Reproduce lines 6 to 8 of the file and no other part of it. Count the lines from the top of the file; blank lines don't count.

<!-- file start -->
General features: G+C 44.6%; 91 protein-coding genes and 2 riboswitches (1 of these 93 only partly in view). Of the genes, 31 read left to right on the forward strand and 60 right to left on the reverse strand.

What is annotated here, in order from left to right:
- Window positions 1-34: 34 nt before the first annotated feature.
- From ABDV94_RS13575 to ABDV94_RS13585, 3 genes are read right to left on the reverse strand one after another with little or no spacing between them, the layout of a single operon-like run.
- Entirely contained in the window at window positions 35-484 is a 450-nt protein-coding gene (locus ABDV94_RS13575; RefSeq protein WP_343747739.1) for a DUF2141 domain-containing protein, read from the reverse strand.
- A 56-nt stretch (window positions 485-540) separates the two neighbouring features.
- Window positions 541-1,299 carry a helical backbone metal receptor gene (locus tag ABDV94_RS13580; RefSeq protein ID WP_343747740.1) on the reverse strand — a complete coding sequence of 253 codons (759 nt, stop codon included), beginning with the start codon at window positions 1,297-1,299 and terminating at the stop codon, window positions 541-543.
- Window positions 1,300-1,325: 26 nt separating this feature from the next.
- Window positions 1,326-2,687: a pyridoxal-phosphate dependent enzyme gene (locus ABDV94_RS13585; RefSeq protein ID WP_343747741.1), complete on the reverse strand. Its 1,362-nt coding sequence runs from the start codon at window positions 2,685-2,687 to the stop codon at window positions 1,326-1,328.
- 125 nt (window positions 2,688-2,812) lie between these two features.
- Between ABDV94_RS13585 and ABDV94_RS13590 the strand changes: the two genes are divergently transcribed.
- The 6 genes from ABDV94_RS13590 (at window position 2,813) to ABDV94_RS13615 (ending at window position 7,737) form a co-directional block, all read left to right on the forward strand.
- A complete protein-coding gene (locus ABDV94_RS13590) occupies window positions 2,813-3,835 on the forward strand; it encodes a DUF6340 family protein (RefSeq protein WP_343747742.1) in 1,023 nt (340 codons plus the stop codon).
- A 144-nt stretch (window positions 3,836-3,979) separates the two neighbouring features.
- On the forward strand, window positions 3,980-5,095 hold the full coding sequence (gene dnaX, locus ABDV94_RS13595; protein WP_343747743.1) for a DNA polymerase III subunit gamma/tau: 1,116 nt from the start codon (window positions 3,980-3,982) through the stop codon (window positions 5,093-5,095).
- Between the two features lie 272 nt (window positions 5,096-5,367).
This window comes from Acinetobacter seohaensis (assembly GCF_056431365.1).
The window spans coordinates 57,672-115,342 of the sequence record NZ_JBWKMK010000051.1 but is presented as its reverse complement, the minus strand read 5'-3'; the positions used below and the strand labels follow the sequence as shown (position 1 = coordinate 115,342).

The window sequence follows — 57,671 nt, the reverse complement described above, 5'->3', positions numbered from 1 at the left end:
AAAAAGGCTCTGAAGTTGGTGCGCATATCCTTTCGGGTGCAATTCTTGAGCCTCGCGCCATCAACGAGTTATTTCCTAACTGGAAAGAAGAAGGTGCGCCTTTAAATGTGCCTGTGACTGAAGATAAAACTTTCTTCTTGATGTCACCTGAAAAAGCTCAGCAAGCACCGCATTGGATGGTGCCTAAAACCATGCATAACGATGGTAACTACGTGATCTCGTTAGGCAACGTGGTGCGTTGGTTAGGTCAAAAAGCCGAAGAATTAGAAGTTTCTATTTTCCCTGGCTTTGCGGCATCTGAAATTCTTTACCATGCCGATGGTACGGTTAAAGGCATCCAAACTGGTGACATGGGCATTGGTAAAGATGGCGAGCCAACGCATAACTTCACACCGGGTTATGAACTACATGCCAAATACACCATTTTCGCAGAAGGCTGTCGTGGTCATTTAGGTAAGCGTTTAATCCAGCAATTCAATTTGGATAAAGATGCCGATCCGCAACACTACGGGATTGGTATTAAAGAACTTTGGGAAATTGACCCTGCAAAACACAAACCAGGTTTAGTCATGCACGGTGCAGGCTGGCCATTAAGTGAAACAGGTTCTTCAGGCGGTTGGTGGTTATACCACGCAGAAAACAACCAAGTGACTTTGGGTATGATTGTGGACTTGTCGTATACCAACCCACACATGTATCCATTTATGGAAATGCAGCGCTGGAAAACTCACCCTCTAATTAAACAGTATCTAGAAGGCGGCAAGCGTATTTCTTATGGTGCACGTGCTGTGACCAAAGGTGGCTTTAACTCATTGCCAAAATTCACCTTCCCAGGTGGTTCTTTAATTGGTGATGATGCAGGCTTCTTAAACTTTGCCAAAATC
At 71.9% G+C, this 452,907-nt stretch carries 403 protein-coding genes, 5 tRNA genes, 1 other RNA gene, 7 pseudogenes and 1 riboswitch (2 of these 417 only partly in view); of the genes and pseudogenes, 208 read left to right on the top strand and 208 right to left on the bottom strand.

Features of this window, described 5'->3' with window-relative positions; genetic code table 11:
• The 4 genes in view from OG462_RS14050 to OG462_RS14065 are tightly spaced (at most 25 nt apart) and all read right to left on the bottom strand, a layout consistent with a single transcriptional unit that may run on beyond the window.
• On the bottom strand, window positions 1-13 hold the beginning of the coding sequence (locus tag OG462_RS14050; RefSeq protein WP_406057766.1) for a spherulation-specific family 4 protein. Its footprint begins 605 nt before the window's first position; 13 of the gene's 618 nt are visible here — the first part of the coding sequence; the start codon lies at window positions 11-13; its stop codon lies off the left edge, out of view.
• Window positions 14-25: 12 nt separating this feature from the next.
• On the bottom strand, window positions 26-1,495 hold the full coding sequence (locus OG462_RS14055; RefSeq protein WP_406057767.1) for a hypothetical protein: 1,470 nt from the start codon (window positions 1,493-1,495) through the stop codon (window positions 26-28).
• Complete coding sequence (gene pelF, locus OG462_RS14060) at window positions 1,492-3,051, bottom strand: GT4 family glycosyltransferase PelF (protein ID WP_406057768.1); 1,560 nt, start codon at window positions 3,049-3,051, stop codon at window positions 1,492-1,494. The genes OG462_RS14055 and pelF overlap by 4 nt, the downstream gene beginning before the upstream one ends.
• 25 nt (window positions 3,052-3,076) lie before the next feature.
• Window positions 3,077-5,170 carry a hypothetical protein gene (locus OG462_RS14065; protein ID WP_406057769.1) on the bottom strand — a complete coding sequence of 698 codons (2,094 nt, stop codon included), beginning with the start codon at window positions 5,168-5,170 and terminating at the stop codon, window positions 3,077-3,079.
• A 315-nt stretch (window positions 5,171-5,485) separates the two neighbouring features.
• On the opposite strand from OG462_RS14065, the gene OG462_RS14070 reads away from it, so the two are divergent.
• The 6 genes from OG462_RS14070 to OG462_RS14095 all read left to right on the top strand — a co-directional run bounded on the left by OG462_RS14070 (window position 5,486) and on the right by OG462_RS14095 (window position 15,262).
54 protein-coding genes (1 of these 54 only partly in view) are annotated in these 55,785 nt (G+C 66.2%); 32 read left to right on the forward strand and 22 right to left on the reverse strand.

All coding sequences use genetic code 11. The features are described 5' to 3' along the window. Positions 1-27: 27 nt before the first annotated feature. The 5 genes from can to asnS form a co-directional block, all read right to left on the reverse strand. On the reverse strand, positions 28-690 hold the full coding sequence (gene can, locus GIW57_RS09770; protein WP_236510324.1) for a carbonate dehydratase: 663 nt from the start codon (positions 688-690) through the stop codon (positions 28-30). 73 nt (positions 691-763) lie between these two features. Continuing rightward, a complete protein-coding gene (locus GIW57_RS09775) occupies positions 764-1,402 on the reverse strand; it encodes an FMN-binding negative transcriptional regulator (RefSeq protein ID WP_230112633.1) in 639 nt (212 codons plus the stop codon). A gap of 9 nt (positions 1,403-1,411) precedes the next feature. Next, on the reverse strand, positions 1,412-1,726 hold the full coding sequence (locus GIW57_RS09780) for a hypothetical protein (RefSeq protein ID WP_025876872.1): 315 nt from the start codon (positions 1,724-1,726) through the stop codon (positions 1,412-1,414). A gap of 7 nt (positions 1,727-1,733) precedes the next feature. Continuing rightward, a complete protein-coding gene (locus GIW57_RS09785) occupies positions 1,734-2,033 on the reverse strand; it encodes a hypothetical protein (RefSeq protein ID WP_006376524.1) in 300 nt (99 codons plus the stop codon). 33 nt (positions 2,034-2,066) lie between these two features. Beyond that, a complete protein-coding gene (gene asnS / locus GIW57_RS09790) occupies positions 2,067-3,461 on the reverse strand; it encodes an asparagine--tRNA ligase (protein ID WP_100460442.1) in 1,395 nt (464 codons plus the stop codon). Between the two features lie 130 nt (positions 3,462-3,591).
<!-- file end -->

- A 56-nt stretch (window positions 485-540) separates the two neighbouring features.
- Window positions 541-1,299 carry a helical backbone metal receptor gene (locus tag ABDV94_RS13580; RefSeq protein ID WP_343747740.1) on the reverse strand — a complete coding sequence of 253 codons (759 nt, stop codon included), beginning with the start codon at window positions 1,297-1,299 and terminating at the stop codon, window positions 541-543.
- Window positions 1,300-1,325: 26 nt separating this feature from the next.